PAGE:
If we're going to get serious about long-term space voyages, then being able to patch up injuries will be essential – and that's no longer a far-off concept.

A cosmonaut on board the International Space Station just engineered human cartilage in the microgravity of space for the first time.

Bioprinters that can produce human tissue already exist on Earth, but they rely on gravity and scaffolds in order to bring cartilage cells together.

The clever part of the new process is using magnetism as a replacement for gravity, inside a bespoke assembly machine.

With the help of magnetism, the effects of microgravity and acceleration can be counteracted, and objects – such as cartilage cells – can be held in place ready for assembly.

While the cells themselves aren't magnetic, the fluid in the assembler is, and that can be used to manipulate the tissue.

Before the experiments on board the ISS, scientists developed mathematical models and computer simulations to investigate the viability of the process, looking at how microgravity might affect the way that cells were assembled.

The team then developed spheroids based on human cartilage cells, which were packaged up and sent to the ISS along with a custom-made magnetic bioassembler.

On board the ISS, the crafting process required the cooling of the cartilage spheroids to release them from their hydrogel packaging, before they were put into the bioassembler to be assembled into the correct form, as you can see in the image above.

Cosmonaut Oleg Kononenko performed the experiment.

"People have been doing biological experiments and culturing cells in space, but being able to actually assemble these building blocks into more complex structures using a biomanufacturing tool – that's a first," radiologist Utkan Demirci, from Stanford University, told IEEE Spectrum.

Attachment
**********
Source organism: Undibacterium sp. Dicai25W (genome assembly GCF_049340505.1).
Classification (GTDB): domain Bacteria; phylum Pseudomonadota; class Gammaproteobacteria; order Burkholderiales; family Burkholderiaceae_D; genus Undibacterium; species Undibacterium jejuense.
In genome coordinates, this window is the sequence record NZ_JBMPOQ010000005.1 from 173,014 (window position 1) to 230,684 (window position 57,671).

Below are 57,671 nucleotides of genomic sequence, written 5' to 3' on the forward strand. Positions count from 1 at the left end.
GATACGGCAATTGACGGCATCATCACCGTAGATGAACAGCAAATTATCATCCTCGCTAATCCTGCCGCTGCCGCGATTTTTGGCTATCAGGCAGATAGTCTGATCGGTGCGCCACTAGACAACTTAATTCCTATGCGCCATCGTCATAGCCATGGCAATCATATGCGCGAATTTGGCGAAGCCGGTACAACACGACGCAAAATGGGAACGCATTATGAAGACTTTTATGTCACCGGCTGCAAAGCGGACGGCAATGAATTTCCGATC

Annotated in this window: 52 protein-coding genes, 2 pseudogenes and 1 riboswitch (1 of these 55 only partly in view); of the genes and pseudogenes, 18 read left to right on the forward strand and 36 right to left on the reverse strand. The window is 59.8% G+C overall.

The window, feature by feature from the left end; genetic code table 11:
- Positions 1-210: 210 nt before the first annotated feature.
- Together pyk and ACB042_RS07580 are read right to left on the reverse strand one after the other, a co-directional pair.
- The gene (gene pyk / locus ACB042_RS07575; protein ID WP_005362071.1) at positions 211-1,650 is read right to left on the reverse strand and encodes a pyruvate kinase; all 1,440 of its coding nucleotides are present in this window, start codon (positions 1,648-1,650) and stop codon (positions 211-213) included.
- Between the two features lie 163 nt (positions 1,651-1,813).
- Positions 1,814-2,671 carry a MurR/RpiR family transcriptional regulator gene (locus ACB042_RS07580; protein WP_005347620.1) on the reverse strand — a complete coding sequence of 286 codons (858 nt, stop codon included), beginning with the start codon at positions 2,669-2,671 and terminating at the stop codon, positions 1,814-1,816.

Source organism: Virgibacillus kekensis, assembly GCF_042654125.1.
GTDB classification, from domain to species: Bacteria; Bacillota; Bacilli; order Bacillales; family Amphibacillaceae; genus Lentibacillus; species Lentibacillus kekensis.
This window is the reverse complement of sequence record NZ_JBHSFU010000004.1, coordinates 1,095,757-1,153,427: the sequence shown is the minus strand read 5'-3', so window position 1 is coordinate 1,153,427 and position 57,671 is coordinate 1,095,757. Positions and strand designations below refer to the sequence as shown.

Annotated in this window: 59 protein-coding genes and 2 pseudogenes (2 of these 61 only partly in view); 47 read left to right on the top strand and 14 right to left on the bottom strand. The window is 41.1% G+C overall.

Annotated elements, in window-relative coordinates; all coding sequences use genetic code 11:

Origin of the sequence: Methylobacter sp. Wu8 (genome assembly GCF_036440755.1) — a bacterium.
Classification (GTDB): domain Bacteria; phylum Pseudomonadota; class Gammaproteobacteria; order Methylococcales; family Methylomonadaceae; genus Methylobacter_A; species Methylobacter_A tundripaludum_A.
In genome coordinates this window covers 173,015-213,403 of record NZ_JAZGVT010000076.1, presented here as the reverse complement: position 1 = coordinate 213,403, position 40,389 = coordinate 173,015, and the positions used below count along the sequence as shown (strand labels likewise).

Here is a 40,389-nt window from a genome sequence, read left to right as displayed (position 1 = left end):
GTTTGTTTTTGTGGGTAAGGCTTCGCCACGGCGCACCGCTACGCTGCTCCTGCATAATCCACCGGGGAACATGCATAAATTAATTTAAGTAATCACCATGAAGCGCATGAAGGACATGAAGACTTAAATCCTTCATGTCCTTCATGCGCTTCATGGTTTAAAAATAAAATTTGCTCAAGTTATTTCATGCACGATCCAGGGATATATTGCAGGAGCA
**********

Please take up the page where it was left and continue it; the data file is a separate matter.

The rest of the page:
Further down the line, the same magnetic assembly method could even be used to construct materials in space made up of both biological and inorganic materials. We could even be replacing bones while out visiting other planets.

There's a lot more work required to get to that stage though, not least getting this sort of equipment space-ready – delicate instruments and space travel don't really mix well, and machines need to hit a certain level of robustness to survive the trip.

Even with engineering challenges ahead, the study points to methods that could "significantly advance tissue engineering", according to the researchers themselves.

With progress being made in growing meat and fruit out in space too, a trip to Mars is sounding less daunting all the time.

"One could imagine not too far in the future that if we colonise Mars or do long-term space travel, we might want to do experiments where we build functional tissues in space, and test them in extraterrestrial environments," Demirci told IEEE Spectrum.

The research has been published in Science Advances.